The Monday Five Articles are here and the story that will not die is still front and center. The merger is still the driver of all the columns and think pieces out there. There are international takes, national takes, and local takes from all across North American and Europe. However, a theme is starting to emerge. While many writers, columnists, and bloggers disagree with the effectiveness this merger will have in the long term, they all agree that this merger smells of desperation and lack of ideas.
- The only point on this list that I think is an actual problem is the control of distribution. Maybe I know nothing about business and don’t understand how monopolies work and how this gargantuan beer company will crush all that stand before it. I just know no one knows the future. This merger will affect the beer industry, but while it will affect it in ways we can anticipate, more importantly it will affect it in ways we cannot even imagine at the moment.
- This editorial states many of my issues I have with saying that this merger will destroy craft beer. The beer business landscape this merger seeks to recapture no longer exists. Whatever the final result of this merger in 10 years will be, we really have no way of knowing or again, even imagining.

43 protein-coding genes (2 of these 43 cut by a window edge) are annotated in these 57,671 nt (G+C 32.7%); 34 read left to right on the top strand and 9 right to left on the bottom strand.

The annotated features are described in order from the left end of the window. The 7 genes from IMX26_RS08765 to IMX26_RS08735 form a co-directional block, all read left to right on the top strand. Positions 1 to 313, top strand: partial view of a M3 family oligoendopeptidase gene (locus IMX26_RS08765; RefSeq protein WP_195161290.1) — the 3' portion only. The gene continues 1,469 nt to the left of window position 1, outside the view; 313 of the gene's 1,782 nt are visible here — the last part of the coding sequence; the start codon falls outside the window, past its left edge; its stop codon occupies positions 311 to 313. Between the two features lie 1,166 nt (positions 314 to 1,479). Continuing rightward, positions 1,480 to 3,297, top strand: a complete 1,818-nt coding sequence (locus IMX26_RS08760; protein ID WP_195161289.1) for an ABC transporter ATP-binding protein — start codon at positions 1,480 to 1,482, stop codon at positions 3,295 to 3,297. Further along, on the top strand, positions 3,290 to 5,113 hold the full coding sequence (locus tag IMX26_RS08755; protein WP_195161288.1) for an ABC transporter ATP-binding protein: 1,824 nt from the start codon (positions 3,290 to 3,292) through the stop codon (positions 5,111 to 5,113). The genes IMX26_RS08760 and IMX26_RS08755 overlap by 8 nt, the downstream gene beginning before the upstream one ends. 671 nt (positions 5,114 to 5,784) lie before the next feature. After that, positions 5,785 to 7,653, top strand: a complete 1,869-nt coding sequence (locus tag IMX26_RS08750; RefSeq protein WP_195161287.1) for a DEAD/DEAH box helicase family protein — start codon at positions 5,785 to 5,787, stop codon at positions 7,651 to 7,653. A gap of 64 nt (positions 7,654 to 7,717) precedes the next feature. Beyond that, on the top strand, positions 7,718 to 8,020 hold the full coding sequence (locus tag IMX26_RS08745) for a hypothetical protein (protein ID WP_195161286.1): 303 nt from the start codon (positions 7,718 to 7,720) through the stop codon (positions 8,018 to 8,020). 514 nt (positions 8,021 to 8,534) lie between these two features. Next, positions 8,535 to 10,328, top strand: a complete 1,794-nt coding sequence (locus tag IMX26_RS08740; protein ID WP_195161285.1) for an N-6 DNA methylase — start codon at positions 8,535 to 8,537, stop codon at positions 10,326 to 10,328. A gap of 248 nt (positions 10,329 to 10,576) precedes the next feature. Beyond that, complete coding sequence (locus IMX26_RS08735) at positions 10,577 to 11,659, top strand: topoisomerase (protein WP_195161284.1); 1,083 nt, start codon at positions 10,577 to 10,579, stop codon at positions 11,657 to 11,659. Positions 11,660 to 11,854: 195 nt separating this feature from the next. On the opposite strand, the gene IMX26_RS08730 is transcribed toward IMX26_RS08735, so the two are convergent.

- Here is a quick survey of what some international beer and business writers feel about the merger.
- Here is a look at the merger from a pure mergers and acquisition point of view. To be honest, I have little idea of what is really being said in this piece, but it sounds interesting.
- This is just to remind everyone that regardless of how many macrobrew companies exist or merge or die, the real threat to craft beer in this country is still on the second tier of the three-tier system: distribution. If the distribution rules are tweaked to make them reflect the changing beer world and make them fairer to smaller craft brewers then any issues this new beer behemoth will cause will be minimized.